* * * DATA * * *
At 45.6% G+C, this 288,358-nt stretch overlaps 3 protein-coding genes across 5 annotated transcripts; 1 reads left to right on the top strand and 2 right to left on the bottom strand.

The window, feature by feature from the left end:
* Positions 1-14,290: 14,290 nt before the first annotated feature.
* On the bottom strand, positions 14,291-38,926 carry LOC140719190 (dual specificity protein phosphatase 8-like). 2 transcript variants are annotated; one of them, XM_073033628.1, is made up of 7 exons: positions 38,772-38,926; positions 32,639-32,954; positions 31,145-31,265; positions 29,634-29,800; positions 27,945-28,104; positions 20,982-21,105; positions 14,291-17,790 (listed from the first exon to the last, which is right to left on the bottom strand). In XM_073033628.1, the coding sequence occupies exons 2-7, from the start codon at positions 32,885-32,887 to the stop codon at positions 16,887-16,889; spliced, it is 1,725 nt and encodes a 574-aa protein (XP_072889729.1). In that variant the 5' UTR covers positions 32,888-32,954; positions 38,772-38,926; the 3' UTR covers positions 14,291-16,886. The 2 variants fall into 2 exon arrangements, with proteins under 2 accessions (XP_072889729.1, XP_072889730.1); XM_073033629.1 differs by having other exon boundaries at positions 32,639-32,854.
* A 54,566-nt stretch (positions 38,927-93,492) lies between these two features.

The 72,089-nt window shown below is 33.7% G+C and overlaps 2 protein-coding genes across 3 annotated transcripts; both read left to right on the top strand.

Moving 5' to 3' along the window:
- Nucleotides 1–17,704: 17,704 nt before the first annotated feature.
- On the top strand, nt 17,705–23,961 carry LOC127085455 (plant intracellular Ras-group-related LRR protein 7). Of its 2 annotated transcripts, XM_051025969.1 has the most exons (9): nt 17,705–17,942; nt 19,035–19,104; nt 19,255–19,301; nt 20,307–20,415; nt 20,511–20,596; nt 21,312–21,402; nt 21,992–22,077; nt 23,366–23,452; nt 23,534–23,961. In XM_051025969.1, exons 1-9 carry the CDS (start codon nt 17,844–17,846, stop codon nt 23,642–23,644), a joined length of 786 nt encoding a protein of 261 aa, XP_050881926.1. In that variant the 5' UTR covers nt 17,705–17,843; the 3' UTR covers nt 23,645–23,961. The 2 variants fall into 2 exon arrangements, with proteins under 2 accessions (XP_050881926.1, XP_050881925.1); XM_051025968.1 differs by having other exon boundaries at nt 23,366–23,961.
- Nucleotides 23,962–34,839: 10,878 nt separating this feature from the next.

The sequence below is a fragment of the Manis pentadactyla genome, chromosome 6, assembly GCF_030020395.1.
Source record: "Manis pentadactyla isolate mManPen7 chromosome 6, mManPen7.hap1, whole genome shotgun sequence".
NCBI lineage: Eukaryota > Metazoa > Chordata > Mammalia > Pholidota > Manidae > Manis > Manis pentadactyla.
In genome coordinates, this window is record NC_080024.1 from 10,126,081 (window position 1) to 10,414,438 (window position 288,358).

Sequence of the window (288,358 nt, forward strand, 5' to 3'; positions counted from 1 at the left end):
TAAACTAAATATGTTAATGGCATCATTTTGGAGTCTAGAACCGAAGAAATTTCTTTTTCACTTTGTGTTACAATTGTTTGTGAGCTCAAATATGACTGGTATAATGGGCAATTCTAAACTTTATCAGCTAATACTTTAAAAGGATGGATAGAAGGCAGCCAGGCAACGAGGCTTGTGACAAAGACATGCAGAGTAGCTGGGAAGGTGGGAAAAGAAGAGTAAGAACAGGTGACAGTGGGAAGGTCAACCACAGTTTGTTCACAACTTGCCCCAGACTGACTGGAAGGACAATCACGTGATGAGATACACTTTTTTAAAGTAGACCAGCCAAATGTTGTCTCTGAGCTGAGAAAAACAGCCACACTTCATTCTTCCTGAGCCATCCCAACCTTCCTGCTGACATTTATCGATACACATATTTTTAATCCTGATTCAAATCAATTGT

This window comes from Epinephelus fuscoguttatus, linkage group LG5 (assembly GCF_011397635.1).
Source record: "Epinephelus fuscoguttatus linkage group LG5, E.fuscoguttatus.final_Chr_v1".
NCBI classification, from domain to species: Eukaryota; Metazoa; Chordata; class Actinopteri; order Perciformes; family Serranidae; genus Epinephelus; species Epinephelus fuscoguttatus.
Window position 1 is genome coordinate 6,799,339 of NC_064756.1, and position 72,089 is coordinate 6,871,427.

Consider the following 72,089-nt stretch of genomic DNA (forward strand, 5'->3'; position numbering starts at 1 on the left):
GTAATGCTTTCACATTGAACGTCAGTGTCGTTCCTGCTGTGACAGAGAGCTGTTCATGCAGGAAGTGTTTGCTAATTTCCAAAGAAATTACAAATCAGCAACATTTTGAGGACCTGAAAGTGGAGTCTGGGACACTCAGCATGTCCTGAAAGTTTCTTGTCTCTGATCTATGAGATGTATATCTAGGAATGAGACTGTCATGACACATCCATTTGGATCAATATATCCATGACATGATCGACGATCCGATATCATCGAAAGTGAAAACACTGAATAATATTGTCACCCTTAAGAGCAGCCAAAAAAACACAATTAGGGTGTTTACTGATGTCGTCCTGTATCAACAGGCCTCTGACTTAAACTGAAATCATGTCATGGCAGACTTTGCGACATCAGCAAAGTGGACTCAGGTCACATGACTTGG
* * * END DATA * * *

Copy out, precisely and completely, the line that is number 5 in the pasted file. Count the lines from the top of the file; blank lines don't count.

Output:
* A 54,566-nt stretch (positions 38,927-93,492) lies between these two features.